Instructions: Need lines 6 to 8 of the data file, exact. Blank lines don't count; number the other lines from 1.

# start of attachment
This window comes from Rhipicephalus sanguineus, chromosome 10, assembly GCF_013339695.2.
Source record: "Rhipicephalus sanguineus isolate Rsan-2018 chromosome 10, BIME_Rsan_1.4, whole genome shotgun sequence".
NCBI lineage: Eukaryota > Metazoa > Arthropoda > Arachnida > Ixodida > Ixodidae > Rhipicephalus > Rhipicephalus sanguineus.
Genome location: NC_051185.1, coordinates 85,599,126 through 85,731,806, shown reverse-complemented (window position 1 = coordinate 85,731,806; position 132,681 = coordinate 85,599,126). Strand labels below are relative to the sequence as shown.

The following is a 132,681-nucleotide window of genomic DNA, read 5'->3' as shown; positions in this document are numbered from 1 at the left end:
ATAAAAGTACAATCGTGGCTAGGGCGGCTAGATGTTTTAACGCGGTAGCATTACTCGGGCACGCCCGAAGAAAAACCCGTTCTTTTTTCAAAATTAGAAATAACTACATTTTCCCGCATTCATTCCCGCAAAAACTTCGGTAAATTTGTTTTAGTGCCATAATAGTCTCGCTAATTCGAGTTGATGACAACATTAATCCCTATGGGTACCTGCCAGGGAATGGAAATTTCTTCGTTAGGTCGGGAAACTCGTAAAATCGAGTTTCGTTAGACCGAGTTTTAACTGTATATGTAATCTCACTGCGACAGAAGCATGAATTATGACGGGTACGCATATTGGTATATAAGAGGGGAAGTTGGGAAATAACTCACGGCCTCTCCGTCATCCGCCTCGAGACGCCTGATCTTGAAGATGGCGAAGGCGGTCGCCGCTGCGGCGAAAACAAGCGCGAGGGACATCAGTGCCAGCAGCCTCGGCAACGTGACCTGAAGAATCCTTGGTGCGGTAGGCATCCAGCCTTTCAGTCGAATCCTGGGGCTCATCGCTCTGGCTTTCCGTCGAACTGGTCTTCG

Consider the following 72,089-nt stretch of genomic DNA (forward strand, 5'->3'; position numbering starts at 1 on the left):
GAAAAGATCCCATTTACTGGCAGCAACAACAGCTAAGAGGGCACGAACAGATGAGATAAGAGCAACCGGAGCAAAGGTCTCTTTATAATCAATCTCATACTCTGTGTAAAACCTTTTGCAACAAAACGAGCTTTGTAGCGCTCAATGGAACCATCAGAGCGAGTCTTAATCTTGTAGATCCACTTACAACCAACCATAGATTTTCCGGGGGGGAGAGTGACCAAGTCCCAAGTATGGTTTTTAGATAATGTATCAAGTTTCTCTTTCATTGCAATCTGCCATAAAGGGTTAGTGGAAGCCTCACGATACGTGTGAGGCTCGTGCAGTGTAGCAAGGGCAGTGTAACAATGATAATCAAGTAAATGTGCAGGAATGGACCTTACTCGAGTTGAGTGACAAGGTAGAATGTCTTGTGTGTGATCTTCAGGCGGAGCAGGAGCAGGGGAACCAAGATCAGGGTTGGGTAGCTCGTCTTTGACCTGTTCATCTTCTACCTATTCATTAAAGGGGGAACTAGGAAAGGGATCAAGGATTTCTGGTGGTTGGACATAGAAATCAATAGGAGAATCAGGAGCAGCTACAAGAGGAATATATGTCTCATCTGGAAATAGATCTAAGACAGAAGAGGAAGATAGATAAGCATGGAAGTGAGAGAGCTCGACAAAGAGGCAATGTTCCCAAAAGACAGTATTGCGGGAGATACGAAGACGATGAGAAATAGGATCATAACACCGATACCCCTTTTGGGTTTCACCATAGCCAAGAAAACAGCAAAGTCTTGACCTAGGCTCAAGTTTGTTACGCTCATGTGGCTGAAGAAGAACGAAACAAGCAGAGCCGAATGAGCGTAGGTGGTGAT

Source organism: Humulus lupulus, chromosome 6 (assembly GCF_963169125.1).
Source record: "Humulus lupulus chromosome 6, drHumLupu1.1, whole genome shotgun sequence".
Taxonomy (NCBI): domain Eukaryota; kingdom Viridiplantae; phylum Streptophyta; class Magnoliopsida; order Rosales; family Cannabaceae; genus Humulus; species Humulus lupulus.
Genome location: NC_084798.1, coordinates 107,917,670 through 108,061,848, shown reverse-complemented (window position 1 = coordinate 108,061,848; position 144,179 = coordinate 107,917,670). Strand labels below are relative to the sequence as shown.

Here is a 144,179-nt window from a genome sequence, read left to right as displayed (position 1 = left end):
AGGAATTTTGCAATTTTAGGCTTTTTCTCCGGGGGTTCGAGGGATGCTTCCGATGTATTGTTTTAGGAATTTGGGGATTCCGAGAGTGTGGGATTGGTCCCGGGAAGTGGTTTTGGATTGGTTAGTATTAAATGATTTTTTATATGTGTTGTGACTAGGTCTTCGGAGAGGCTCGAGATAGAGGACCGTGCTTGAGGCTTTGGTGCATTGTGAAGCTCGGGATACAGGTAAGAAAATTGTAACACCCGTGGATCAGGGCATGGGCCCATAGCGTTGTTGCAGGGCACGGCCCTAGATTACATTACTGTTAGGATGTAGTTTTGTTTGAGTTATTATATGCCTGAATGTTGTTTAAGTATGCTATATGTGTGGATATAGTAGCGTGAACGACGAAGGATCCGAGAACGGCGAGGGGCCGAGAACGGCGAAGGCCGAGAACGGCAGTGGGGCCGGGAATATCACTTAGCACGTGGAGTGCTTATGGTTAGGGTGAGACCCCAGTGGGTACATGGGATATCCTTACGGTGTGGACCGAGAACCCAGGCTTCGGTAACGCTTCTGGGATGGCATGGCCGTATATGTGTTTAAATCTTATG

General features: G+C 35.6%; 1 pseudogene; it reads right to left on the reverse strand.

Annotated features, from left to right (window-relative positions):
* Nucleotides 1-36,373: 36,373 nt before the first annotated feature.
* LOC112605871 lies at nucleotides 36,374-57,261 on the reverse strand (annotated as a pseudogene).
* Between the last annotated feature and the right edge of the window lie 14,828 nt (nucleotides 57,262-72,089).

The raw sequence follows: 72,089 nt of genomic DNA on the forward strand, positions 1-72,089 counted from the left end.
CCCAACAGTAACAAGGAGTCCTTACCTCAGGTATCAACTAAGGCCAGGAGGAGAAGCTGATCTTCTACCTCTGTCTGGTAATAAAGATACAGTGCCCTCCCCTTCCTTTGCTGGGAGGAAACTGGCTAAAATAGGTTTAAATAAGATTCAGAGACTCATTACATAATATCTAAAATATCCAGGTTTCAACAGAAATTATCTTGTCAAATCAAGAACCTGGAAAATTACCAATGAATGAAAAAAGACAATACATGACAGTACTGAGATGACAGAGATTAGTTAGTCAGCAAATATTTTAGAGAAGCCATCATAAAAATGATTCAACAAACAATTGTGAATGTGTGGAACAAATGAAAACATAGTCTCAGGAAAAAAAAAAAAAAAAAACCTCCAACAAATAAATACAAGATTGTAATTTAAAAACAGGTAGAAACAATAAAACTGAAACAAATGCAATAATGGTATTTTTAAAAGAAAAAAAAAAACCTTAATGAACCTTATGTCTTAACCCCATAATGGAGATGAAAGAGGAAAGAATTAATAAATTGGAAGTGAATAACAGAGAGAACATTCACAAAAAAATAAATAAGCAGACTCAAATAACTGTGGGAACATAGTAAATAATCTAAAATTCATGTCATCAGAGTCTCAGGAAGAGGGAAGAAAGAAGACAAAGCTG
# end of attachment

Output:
ATAAAAGTACAATCGTGGCTAGGGCGGCTAGATGTTTTAACGCGGTAGCATTACTCGGGCACGCCCGAAGAAAAACCCGTTCTTTTTTCAAAATTAGAAATAACTACATTTTCCCGCATTCATTCCCGCAAAAACTTCGGTAAATTTGTTTTAGTGCCATAATAGTCTCGCTAATTCGAGTTGATGACAACATTAATCCCTATGGGTACCTGCCAGGGAATGGAAATTTCTTCGTTAGGTCGGGAAACTCGTAAAATCGAGTTTCGTTAGACCGAGTTTTAACTGTATATGTAATCTCACTGCGACAGAAGCATGAATTATGACGGGTACGCATATTGGTATATAAGAGGGGAAGTTGGGAAATAACTCACGGCCTCTCCGTCATCCGCCTCGAGACGCCTGATCTTGAAGATGGCGAAGGCGGTCGCCGCTGCGGCGAAAACAAGCGCGAGGGACATCAGTGCCAGCAGCCTCGGCAACGTGACCTGAAGAATCCTTGGTGCGGTAGGCATCCAGCCTTTCAGTCGAATCCTGGGGCTCATCGCTCTGGCTTTCCGTCGAACTGGTCTTCG

Consider the following 72,089-nt stretch of genomic DNA (forward strand, 5'->3'; position numbering starts at 1 on the left):
GAAAAGATCCCATTTACTGGCAGCAACAACAGCTAAGAGGGCACGAACAGATGAGATAAGAGCAACCGGAGCAAAGGTCTCTTTATAATCAATCTCATACTCTGTGTAAAACCTTTTGCAACAAAACGAGCTTTGTAGCGCTCAATGGAACCATCAGAGCGAGTCTTAATCTTGTAGATCCACTTACAACCAACCATAGATTTTCCGGGGGGGAGAGTGACCAAGTCCCAAGTATGGTTTTTAGATAATGTATCAAGTTTCTCTTTCATTGCAATCTGCCATAAAGGGTTAGTGGAAGCCTCACGATACGTGTGAGGCTCGTGCAGTGTAGCAAGGGCAGTGTAACAATGATAATCAAGTAAATGTGCAGGAATGGACCTTACTCGAGTTGAGTGACAAGGTAGAATGTCTTGTGTGTGATCTTCAGGCGGAGCAGGAGCAGGGGAACCAAGATCAGGGTTGGGTAGCTCGTCTTTGACCTGTTCATCTTCTACCTATTCATTAAAGGGGGAACTAGGAAAGGGATCAAGGATTTCTGGTGGTTGGACATAGAAATCAATAGGAGAATCAGGAGCAGCTACAAGAGGAATATATGTCTCATCTGGAAATAGATCTAAGACAGAAGAGGAAGATAGATAAGCATGGAAGTGAGAGAGCTCGACAAAGAGGCAATGTTCCCAAAAGACAGTATTGCGGGAGATACGAAGACGATGAGAAATAGGATCATAACACCGATACCCCTTTTGGGTTTCACCATAGCCAAGAAAACAGCAAAGTCTTGACCTAGGCTCAAGTTTGTTACGCTCATGTGGCTGAAGAAGAACGAAACAAGCAGAGCCGAATGAGCGTAGGTGGTGAT